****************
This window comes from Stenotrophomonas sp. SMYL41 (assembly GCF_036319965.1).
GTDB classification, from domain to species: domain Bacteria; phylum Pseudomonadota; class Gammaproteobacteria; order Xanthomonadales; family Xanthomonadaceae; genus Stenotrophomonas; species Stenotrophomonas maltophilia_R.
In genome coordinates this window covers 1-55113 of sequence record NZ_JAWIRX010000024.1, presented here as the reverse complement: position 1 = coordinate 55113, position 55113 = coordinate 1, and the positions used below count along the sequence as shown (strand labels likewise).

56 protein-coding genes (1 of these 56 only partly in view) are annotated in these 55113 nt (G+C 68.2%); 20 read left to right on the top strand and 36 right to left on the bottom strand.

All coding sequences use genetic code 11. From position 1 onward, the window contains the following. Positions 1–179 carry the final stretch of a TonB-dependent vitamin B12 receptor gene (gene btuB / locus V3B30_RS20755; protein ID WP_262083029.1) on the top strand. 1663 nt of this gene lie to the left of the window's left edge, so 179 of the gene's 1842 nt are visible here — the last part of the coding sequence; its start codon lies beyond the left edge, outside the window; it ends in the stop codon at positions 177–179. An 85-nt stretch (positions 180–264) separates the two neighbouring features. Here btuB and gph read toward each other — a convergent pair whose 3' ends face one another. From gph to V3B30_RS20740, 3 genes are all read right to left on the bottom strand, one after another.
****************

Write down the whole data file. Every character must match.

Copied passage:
This window comes from Stenotrophomonas sp. SMYL41 (assembly GCF_036319965.1).
GTDB classification, from domain to species: domain Bacteria; phylum Pseudomonadota; class Gammaproteobacteria; order Xanthomonadales; family Xanthomonadaceae; genus Stenotrophomonas; species Stenotrophomonas maltophilia_R.
In genome coordinates this window covers 1-55113 of sequence record NZ_JAWIRX010000024.1, presented here as the reverse complement: position 1 = coordinate 55113, position 55113 = coordinate 1, and the positions used below count along the sequence as shown (strand labels likewise).

56 protein-coding genes (1 of these 56 only partly in view) are annotated in these 55113 nt (G+C 68.2%); 20 read left to right on the top strand and 36 right to left on the bottom strand.

All coding sequences use genetic code 11. From position 1 onward, the window contains the following. Positions 1–179 carry the final stretch of a TonB-dependent vitamin B12 receptor gene (gene btuB / locus V3B30_RS20755; protein ID WP_262083029.1) on the top strand. 1663 nt of this gene lie to the left of the window's left edge, so 179 of the gene's 1842 nt are visible here — the last part of the coding sequence; its start codon lies beyond the left edge, outside the window; it ends in the stop codon at positions 177–179. An 85-nt stretch (positions 180–264) separates the two neighbouring features. Here btuB and gph read toward each other — a convergent pair whose 3' ends face one another. From gph to V3B30_RS20740, 3 genes are all read right to left on the bottom strand, one after another.